In-Depth: China’s Leading Gay Dating App Navigates Rough Waters – Caixin Global

What happened: A researcher has accused popular LGBT dating app Blued of not adequately enforcing its ban on underage users, putting teenagers at risk of online exploitation. The live-streaming portion of the app currently requires real-name registration, but other parts do not. Over a 10-month investigation, Chinese LGBT researcher Zhang Beichuan reported some young users had been pressured into having sex with older men or had even contracted HIV from partners encountered through the app. One user also told Caixin that Blued had failed to shutter a 12-year-old’s account after it was discovered that he was underage. On Sunday, Blued said it would freeze new user registration for a week while it conducts an internal investigation. It is unclear how many people were included in Zhang’s study. He has not published his findings.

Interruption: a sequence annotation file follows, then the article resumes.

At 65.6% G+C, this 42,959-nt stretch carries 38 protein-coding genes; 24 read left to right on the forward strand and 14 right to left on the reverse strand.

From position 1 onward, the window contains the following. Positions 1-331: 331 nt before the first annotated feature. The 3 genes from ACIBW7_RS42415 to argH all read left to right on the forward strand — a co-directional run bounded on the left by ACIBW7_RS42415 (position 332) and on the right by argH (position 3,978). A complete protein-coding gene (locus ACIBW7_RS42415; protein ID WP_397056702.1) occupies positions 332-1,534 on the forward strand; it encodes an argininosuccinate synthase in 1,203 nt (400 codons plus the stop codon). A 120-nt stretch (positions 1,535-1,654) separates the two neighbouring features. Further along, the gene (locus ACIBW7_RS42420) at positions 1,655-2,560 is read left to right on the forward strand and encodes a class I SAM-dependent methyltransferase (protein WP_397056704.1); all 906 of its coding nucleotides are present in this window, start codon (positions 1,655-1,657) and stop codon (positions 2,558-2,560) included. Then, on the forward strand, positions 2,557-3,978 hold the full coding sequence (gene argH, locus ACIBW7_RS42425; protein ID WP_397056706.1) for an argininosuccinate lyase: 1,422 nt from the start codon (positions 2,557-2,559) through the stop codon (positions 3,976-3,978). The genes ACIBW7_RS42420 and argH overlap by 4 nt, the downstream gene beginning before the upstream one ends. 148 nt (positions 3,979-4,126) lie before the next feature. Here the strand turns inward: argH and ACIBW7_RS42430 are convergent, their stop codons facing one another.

Why it’s important: With 40 million registered users, Blued plays a significant role in China, where stigmas against LGBT individuals persist in all but the most cosmopolitan areas. It also faces the somewhat unique dilemma of seeking to provide a safe space for all, while also protecting vulnerable users. Before the news broke, founder and former policeman Ma Baoli had planned for his company to go public. The investigation and ensuing revelations, however, show that the internet company, like tech giants from Didi to Tencent, still has a ways to go before it can convince consumers that it has their best interests at heart.

Bailey Hu is based in China’s hardware capital, Shenzhen. Her interests include local maker culture, grassroots innovation and how tech shapes society, as well as vice versa.

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